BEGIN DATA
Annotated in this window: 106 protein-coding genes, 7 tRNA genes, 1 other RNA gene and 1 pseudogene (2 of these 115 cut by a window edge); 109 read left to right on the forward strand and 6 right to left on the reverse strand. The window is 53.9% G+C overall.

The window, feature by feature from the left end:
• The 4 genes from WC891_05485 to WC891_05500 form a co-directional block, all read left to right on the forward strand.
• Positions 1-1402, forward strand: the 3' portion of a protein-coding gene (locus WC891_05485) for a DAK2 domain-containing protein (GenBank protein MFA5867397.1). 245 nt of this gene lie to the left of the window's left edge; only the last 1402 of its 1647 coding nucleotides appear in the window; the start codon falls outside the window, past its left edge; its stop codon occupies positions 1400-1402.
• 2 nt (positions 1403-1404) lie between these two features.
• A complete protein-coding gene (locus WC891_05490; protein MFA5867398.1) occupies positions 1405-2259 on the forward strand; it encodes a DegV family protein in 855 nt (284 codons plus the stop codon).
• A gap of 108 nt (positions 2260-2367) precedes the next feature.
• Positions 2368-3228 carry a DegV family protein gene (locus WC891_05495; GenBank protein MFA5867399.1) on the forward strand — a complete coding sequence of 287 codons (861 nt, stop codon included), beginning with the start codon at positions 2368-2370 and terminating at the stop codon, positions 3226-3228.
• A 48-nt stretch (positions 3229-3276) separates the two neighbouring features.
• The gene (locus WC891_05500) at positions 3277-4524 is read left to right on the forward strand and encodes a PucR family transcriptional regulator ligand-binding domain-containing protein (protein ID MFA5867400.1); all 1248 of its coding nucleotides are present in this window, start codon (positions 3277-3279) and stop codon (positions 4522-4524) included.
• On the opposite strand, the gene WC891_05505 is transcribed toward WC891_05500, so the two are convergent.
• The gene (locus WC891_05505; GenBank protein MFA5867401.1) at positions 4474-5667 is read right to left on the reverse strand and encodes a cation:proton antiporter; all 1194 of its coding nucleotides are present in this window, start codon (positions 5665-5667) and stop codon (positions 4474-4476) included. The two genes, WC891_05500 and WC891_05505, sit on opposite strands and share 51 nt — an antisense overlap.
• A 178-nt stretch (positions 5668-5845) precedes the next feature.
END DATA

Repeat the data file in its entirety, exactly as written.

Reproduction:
Annotated in this window: 106 protein-coding genes, 7 tRNA genes, 1 other RNA gene and 1 pseudogene (2 of these 115 cut by a window edge); 109 read left to right on the forward strand and 6 right to left on the reverse strand. The window is 53.9% G+C overall.

The window, feature by feature from the left end:
• The 4 genes from WC891_05485 to WC891_05500 form a co-directional block, all read left to right on the forward strand.
• Positions 1-1402, forward strand: the 3' portion of a protein-coding gene (locus WC891_05485) for a DAK2 domain-containing protein (GenBank protein MFA5867397.1). 245 nt of this gene lie to the left of the window's left edge; only the last 1402 of its 1647 coding nucleotides appear in the window; the start codon falls outside the window, past its left edge; its stop codon occupies positions 1400-1402.
• 2 nt (positions 1403-1404) lie between these two features.
• A complete protein-coding gene (locus WC891_05490; protein MFA5867398.1) occupies positions 1405-2259 on the forward strand; it encodes a DegV family protein in 855 nt (284 codons plus the stop codon).
• A gap of 108 nt (positions 2260-2367) precedes the next feature.
• Positions 2368-3228 carry a DegV family protein gene (locus WC891_05495; GenBank protein MFA5867399.1) on the forward strand — a complete coding sequence of 287 codons (861 nt, stop codon included), beginning with the start codon at positions 2368-2370 and terminating at the stop codon, positions 3226-3228.
• A 48-nt stretch (positions 3229-3276) separates the two neighbouring features.
• The gene (locus WC891_05500) at positions 3277-4524 is read left to right on the forward strand and encodes a PucR family transcriptional regulator ligand-binding domain-containing protein (protein ID MFA5867400.1); all 1248 of its coding nucleotides are present in this window, start codon (positions 3277-3279) and stop codon (positions 4522-4524) included.
• On the opposite strand, the gene WC891_05505 is transcribed toward WC891_05500, so the two are convergent.
• The gene (locus WC891_05505; GenBank protein MFA5867401.1) at positions 4474-5667 is read right to left on the reverse strand and encodes a cation:proton antiporter; all 1194 of its coding nucleotides are present in this window, start codon (positions 5665-5667) and stop codon (positions 4474-4476) included. The two genes, WC891_05500 and WC891_05505, sit on opposite strands and share 51 nt — an antisense overlap.
• A 178-nt stretch (positions 5668-5845) precedes the next feature.